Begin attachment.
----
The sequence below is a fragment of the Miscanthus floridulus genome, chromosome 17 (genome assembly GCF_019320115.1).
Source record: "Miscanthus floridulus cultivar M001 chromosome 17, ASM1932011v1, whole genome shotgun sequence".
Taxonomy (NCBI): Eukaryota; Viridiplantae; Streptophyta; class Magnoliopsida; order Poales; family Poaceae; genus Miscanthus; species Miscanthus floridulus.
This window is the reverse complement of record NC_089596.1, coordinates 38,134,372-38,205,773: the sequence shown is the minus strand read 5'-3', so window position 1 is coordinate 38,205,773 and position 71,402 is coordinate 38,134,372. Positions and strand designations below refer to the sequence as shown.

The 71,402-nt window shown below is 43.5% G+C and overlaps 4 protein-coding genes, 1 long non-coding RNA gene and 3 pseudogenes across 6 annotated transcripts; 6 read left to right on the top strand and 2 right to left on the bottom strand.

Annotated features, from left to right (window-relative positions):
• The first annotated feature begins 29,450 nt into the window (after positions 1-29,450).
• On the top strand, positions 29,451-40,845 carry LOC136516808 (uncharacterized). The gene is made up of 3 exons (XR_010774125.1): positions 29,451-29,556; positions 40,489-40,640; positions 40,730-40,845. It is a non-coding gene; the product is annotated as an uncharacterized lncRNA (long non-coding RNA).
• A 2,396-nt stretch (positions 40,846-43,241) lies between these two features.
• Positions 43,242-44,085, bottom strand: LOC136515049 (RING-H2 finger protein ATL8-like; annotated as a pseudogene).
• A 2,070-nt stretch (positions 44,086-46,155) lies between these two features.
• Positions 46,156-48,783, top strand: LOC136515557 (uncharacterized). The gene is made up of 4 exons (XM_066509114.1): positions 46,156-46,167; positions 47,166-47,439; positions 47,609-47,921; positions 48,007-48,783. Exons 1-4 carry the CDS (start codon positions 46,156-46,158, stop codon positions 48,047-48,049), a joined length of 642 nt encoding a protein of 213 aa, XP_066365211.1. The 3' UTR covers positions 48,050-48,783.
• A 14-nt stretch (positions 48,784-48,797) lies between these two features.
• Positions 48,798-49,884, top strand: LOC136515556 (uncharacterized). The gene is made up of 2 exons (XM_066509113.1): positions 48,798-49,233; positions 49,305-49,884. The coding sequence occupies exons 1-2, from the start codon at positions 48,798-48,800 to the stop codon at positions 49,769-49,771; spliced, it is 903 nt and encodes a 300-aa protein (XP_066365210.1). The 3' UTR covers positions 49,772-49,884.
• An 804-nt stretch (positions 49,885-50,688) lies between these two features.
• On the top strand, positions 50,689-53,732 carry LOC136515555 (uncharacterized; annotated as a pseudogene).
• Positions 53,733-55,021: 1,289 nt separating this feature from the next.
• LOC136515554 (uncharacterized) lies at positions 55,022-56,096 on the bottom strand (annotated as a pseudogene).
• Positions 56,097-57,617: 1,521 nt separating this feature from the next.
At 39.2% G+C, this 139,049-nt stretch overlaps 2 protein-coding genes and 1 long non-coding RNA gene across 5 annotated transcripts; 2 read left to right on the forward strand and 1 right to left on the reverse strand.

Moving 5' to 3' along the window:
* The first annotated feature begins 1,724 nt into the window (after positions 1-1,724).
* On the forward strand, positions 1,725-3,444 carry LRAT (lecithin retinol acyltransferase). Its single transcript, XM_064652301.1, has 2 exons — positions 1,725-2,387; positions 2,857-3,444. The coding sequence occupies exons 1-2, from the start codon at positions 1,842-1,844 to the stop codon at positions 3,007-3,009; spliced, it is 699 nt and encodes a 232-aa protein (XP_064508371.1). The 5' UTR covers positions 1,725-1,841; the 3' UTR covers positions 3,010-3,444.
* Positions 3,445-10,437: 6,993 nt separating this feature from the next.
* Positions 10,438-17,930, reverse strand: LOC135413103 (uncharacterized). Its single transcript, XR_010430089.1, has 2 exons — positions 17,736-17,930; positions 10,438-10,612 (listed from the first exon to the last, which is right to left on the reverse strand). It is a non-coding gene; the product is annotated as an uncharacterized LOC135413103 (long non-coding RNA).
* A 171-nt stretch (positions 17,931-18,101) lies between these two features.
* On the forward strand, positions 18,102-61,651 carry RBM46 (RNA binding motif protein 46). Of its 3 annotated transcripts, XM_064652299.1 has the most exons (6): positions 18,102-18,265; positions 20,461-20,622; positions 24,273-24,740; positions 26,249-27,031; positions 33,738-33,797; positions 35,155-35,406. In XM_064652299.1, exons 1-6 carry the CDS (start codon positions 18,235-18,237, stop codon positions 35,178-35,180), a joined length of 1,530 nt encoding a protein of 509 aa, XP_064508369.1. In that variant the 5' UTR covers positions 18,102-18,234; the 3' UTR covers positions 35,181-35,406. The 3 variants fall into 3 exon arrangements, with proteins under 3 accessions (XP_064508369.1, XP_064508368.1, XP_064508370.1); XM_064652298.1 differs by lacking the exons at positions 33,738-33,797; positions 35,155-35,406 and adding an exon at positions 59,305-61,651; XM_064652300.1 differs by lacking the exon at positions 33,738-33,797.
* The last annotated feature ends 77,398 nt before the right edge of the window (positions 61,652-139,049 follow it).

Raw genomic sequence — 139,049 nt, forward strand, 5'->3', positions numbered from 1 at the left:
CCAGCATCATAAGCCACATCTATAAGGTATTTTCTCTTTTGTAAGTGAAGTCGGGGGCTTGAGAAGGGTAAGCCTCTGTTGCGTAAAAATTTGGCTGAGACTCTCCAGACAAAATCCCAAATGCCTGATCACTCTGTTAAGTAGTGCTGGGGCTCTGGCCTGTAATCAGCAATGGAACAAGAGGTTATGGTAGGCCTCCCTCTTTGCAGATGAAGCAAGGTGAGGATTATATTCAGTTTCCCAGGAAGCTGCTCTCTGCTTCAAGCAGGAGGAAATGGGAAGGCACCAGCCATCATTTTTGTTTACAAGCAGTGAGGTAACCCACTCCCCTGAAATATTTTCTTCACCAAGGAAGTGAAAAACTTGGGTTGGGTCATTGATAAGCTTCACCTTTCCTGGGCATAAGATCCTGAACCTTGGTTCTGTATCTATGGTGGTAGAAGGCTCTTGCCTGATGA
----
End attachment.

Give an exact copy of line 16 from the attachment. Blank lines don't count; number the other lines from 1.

• On the top strand, positions 50,689-53,732 carry LOC136515555 (uncharacterized; annotated as a pseudogene).